Sometimes, even the New York Times shines the light on government corruption and deception. Here’s the gist of this article: New York has the worst legislature in the country – one that deprives the public of any real representation, because legislators obey their 2 leaders more than voters. The people have almost no access to the real process of lawmaking, which goes on behind closed doors among the two leaders and the governor. And it is … a glaring example of autocracy. We have seen the NYS Assembly’s chicanery in action when the Children and Family Committee (headed by Roger Green, now ousted on kickbacks from NY Prison Industry) did not let release the Shared Parenting Bill onto the Assembly’s floor for vote, despite a storm of public support for the bill.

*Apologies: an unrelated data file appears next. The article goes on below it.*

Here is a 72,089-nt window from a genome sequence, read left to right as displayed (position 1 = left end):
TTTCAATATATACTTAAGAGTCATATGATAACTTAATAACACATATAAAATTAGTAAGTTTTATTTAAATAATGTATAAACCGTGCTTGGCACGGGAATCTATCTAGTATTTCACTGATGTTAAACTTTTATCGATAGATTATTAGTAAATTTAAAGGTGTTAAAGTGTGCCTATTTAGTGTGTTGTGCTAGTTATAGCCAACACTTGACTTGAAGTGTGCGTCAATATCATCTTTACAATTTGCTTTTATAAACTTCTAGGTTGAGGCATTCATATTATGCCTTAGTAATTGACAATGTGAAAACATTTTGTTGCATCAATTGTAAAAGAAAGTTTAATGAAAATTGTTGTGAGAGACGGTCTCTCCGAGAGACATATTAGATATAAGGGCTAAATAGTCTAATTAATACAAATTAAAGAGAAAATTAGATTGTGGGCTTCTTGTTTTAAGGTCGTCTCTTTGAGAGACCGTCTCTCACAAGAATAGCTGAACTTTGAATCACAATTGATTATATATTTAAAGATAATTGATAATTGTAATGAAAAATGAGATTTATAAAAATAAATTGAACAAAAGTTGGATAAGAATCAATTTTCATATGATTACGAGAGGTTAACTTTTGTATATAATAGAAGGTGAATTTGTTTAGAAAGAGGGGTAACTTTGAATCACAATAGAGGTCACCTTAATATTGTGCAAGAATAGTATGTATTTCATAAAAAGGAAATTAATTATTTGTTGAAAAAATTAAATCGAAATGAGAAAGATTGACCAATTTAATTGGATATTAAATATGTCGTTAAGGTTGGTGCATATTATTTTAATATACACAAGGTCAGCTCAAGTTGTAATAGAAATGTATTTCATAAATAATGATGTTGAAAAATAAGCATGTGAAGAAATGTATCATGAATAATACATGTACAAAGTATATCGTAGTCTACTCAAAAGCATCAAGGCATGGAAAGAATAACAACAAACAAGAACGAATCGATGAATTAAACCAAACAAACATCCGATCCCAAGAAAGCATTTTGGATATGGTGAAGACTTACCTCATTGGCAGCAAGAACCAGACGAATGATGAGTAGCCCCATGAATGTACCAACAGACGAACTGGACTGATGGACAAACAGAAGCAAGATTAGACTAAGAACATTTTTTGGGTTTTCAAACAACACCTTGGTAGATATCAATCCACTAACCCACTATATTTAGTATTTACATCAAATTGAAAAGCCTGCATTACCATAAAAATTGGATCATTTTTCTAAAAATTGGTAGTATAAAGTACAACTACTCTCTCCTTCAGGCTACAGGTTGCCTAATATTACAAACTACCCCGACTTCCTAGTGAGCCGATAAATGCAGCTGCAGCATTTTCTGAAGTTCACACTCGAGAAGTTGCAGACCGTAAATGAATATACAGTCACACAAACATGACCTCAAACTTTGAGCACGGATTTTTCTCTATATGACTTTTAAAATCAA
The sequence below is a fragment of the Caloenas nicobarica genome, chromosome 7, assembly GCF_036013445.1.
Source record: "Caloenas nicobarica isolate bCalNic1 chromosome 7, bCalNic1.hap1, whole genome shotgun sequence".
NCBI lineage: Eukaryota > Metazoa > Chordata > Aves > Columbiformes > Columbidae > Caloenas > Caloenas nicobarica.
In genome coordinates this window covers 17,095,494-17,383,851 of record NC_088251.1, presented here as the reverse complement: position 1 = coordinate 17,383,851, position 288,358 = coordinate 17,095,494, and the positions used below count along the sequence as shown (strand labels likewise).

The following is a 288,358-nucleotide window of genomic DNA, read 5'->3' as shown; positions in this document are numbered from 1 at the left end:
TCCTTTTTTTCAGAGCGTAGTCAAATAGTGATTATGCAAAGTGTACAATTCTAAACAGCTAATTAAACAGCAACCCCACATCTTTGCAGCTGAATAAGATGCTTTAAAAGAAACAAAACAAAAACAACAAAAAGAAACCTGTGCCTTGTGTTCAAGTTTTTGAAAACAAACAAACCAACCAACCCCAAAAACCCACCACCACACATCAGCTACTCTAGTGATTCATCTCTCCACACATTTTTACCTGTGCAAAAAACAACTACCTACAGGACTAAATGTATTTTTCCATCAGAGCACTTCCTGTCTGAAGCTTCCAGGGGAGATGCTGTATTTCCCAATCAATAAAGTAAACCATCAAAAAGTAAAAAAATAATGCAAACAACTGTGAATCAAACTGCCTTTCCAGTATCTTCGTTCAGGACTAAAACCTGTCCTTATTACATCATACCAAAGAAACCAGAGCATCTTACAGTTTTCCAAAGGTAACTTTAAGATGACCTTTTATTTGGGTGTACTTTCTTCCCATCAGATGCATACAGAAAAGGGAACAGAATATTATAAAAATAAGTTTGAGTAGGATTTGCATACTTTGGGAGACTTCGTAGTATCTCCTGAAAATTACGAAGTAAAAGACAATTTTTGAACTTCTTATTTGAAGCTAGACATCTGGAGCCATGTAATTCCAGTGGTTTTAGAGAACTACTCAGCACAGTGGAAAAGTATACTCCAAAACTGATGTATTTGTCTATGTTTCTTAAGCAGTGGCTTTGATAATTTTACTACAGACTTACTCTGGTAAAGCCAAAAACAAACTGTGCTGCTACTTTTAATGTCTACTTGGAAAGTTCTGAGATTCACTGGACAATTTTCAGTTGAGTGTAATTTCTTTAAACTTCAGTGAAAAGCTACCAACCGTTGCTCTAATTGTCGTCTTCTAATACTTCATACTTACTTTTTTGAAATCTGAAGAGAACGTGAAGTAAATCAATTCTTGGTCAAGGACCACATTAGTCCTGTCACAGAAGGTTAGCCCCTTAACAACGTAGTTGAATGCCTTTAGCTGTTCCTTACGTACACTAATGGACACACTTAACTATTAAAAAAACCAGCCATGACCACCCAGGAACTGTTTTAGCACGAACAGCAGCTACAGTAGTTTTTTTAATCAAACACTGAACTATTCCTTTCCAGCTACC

July 25, 2004
New York’s Fake Legislature
The most galling part of watching the New York Legislature in action is the sight of thousands of students innocently touring the State Capitol. Their teachers are usually telling them about how democracy works, how Teddy Roosevelt and Al Smith once roamed these very halls, how Mr. Bill becomes Mr. Law in Albany. In reality, what these crowds of young people see is men and women on public salaries, going through the motions. The whole place might as well be made out of cardboard.
As a report released last week from the Brennan Center for Justice at N.Y.U. School of Law has documented, New York’s Capitol houses a Potemkin legislature. The Capitol’s splendid chambers are for show; voting is automatic once a legislator swipes a card or waves at a clerk at the beginning of each putative workday. Legislation that goes to the floor always passes – always – because the leader in each house has more power than most dictators. The other 210 members either follow their leaders or watch their backs.